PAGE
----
I never was a big fan of Sex & The City. Back in the day of its first run, I never saw it anyway… I never had premium cable. But some of the women I worked with did, and talked about it endlessly. Fast forward about a decade and I find myself with a lovely lady of my age who was, of course, a big fan of the show. She has the DVDs. I hated it at first. There were several things about it. First, I must admit that while I used to think myself very liberal, I had to cringe a bit at many of the scenes and conversations. I guess if you’re a young courier delivery guy, you might fantasize about the female customer giving you a tip…orally, shall we say, and if you’re a middle aged lady you might fantasize about having the courier guy be a stud and doing that to him, but I didn’t want to see it. Plus, it seemed rather outrageously unrealistic… but then, what mainstream TV show is that not true of? Carrie was young and vivacious, and wrote a newspaper column…in a small, left-wing paper. But she had a large, wonderful midtown Manhattan apartment and a closet full of (apparently) $500 and up shoes. I know a few people who wrote for such limited-circulation, weekly publications. They were driving pizzas at night to help pay for a 500-square foot basement in the suburbs, not living the Life of Reilly. Or Life of Carrie, as it were. Samantha was a middle-aged woman, not bad looking I would say for a middle-aged woman, but no 1950s Marilyn Monroe or 1990s Sports Illustrated swimsuit calendar Elle MacPherson. Samantha was bossy and rude, yet somehow had every man in every room she entered falling all over her, before somewhat “settling” for a guy who was supposed to be the hottest male model in the country. I knew some similarly nice-looking women of that age back then. Most of them were working in stores, complaining about their man and his pot belly and their kids they had to drive around in a rusty Ford – not jetting off to Paris on a whim to see a wealthy boyfriend. Not Samantha though. At least Miranda exuded some level of reality; a smart lawyer with a child who lived in a good apartment (she was a lawyer after all) but was bitchy much of the time and tired all of it. If I had to guess, I’d suggest Miranda was the least popular among the show’s female viewers. She didn’t live the total fantasy.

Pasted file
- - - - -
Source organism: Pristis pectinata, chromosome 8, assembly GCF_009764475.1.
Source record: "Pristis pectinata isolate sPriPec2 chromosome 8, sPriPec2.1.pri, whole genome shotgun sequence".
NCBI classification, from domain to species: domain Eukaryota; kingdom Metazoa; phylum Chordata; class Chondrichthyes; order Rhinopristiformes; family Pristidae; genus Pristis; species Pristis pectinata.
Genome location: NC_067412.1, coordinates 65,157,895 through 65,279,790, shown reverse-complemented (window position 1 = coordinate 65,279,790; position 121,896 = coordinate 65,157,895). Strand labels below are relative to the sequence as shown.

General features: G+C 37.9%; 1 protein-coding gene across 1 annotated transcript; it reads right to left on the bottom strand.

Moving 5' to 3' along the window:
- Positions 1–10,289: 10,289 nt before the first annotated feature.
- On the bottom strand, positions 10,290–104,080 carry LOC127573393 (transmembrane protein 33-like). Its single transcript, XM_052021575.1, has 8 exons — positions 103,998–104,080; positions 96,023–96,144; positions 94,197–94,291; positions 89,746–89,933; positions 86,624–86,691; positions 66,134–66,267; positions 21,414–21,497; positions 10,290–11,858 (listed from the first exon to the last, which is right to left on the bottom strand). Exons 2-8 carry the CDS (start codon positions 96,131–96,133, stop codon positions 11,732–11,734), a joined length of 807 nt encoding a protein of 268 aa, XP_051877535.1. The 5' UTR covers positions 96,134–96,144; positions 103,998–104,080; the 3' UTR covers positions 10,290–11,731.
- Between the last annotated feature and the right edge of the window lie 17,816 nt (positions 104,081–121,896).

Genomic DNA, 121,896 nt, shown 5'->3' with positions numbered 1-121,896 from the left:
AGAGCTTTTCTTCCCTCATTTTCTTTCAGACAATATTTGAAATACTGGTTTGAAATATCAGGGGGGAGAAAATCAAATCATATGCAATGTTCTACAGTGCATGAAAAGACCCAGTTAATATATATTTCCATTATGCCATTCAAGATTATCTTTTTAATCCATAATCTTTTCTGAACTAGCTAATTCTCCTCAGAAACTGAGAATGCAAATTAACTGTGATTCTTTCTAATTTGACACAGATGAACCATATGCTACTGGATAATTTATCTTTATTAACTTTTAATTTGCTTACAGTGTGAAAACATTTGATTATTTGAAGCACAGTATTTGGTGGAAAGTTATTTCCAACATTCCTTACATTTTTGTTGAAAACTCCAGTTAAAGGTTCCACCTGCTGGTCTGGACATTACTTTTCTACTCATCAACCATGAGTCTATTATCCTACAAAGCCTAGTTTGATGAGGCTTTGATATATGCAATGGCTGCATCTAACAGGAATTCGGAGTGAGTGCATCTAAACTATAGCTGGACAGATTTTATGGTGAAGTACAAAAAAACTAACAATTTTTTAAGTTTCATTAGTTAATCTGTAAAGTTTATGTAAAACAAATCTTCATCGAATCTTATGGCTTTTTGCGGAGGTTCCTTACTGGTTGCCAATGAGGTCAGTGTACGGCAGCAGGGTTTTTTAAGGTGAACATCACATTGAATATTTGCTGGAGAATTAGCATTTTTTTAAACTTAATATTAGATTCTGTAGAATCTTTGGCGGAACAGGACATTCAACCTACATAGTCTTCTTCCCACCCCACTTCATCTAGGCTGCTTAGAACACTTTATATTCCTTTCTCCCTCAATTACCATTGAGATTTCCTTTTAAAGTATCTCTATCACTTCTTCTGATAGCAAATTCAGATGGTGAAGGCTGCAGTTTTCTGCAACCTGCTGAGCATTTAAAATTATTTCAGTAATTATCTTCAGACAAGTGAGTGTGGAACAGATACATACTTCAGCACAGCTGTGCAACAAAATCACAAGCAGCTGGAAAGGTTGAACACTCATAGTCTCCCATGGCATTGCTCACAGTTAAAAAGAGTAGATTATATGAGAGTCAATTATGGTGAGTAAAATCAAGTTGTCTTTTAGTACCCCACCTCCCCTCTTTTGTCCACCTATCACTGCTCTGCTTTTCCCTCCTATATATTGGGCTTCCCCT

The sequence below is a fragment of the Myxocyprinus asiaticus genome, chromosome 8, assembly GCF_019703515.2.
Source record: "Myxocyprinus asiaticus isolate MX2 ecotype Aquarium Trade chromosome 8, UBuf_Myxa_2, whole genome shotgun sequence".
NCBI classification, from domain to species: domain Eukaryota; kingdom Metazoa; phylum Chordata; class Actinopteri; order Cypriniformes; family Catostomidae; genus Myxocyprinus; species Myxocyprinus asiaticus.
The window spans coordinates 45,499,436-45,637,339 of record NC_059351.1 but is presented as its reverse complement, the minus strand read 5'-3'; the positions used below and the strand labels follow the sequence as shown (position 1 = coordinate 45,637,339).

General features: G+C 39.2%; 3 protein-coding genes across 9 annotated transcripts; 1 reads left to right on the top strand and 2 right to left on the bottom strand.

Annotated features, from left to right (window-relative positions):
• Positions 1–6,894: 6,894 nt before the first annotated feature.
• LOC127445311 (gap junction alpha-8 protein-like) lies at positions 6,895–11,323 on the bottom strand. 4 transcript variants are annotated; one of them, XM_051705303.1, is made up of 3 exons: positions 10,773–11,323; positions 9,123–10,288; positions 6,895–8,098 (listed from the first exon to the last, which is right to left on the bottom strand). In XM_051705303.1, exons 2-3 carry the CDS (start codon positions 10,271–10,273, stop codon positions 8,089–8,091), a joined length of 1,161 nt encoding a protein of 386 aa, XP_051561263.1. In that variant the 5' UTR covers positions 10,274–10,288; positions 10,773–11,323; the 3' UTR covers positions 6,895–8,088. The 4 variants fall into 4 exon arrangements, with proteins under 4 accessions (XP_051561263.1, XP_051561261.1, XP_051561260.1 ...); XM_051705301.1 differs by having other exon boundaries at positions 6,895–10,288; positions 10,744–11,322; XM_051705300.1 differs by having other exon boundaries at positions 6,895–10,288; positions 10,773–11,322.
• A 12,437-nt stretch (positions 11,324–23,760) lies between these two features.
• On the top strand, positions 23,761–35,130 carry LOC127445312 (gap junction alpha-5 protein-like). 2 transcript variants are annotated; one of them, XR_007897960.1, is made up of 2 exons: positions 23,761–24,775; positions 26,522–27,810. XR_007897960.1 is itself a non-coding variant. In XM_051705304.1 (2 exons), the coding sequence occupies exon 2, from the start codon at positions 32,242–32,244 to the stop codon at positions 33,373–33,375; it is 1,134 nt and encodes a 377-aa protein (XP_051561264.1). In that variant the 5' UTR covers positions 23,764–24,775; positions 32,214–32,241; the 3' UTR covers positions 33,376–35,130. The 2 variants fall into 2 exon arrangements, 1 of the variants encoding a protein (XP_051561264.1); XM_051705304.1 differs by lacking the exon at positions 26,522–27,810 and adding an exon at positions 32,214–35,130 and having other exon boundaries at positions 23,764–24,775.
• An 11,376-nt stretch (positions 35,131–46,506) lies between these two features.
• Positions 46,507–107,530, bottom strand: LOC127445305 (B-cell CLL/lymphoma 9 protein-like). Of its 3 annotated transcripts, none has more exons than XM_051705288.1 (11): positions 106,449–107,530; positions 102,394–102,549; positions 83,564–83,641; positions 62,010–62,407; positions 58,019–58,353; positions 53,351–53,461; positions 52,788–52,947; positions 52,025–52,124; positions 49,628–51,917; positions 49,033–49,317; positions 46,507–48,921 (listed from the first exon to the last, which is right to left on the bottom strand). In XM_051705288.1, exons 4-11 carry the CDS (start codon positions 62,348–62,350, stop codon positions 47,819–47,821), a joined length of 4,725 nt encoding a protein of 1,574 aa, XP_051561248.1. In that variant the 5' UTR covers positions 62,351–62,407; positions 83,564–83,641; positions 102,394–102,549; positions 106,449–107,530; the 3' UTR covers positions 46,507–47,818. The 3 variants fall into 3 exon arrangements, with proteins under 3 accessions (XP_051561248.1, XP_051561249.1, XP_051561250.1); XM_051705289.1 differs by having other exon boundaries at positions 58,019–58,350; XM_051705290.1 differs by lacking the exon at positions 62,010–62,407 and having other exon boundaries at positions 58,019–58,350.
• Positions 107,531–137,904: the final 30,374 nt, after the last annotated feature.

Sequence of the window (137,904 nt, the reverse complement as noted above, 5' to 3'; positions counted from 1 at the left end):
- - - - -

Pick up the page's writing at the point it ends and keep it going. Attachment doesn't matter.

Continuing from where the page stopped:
Over the years, I’d sometimes watch with my sweetie, and have to say that my hatred diminished to a mere “meh”-level indifference. Live and let live. No surprise though that when HBO decided to re-boot the series this year, she was very excited to see it. So too were millions of others like her. So I happily joined her in watching the two-episode premiere last week. I like it when she is happy or excited about something to watch.